The Threat of Ransomware on the Rise in 2021

Did you know the first reported instances of ransomware attacks date back to 1989 and they were levied against the healthcare industry?
The Threat of Ransomware on the Rise in 2021

As if we didn’t have enough threats on our plate to deal with. Did you know in 2018, ransomware attacks worldwide grew by 380%? There are several reasons why there has been such a whopping increase, for instance, Social distancing may be affecting how we work, but it also might be creating an increase in ransomware attacks.

What is Ransomware?

Ransomware, as its name suggests, is malware, or malicious software, that is introduced into a device, gains control of the data stored therein, and holds it hostage either by blocking or encrypting files or by threatening a leak or deletion unless a ransom is paid.

History of Ransomware

The first reported instances of ransomware attacks date back to 1989 and they were levied against the healthcare industry – which remains the most often targeted industry for ransomware attacks.

Dr. Joseph Popp, a researcher into the AIDS pandemic, was formally charged with the attack, though he was subsequently deemed mentally unfit to serve trial. He allegedly distributed over 20,000 floppy discs to other AIDS researchers, claiming the disk contained a questionnaire that allowed researchers to determine the level of risk a person had of contracting AIDS.

SEE: How To Prevent Growing Issue of Ransomware

The floppy discs contained malware that stayed dormant in the device until it was started for the 90th time. Then the malware would seize control of the device and demand an initial payment of $189 then, the second payment of $378 dollars to be rid of the malware.

Famous Cases of Ransomware Attacks

In the winter of 2013, CryptoLocker infected over 250,000 devices. Its developer, Evgeniy Bogacjev, remains the FBI’s most wanted cybercriminal. They are currently offering a $3 million bounty for his capture.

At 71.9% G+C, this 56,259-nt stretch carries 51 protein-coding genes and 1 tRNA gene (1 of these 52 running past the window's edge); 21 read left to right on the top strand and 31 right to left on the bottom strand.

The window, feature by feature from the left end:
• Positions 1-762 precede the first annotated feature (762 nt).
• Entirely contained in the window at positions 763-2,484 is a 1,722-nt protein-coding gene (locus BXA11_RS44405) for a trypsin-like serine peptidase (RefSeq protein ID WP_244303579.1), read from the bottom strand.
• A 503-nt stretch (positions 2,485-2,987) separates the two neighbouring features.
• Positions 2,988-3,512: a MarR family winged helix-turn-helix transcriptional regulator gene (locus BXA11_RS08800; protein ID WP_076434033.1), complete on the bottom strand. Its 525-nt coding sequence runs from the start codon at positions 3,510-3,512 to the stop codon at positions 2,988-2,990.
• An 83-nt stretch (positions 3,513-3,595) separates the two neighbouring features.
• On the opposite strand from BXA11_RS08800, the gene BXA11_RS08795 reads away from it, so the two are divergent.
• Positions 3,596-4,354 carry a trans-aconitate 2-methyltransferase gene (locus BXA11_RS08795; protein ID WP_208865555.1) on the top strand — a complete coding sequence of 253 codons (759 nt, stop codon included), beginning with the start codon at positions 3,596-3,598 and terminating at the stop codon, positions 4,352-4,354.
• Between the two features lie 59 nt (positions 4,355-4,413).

Though CryptoLocker had a relatively short run, it has spawned a number of imitators, the most infamous being CryptoWall who in just two short years managed to extort over $20 million from its victims.

The ‘Ransomware as a Service’ Scheme

As technology continues to evolve and developers continue to get more and more creative, so do cybercriminals.

One of the largest and more innovative cybercriminal rings is Cerber. The developers of Cerber began licensing the use of their malware in the dark web, providing would-be criminals with the tools they need to run their cyber attack in exchange for a cut of the profits.

What You Can Do to Protect Yourself

In order for malware to be introduced onto your device, it requires an action of some kind on your part. This usually consists of simply clicking on a link in an email, opening a suspicious attachment, or downloading a file from an infected site.

In order to decrease your chances of ever falling victim to a ransomware attack, you should:

  • Avoiding clicking on links of spam emails – Resist the temptation of going down a spam rabbit hole. It might not be so easy to climb back out.
  • Only open email attachments sent from trusted accounts – You should know the sender who is sending you an attachment, otherwise, the risk of infection is just too great. Additionally, never open an attachment that asks you to enable macros in order to be viewed. Doing so will give the malicious software control over your entire device.
  • Only download from trusted sites – If you’re unsure, look in the search bar to see if the site uses ‘HTTPS (which is secured) or ‘HTTP (which is unsecured).
  • Update your software and operating software regularly – Benefit from developers’ most recent security innovations by ensuring that your software and operating system are up to date.


While new security measures are being developed on a daily basis, so are countermeasures designed to circumvent those security features. Stay up to date on software protection and be vigilant as to what sites and what emails you engage with.

By increasing awareness and vigilance, there’s still a chance we can make 2021 a poor year for cybercriminals.

Did you enjoy reading this article? Like our page on Facebook and follow us on Twitter.

Related Posts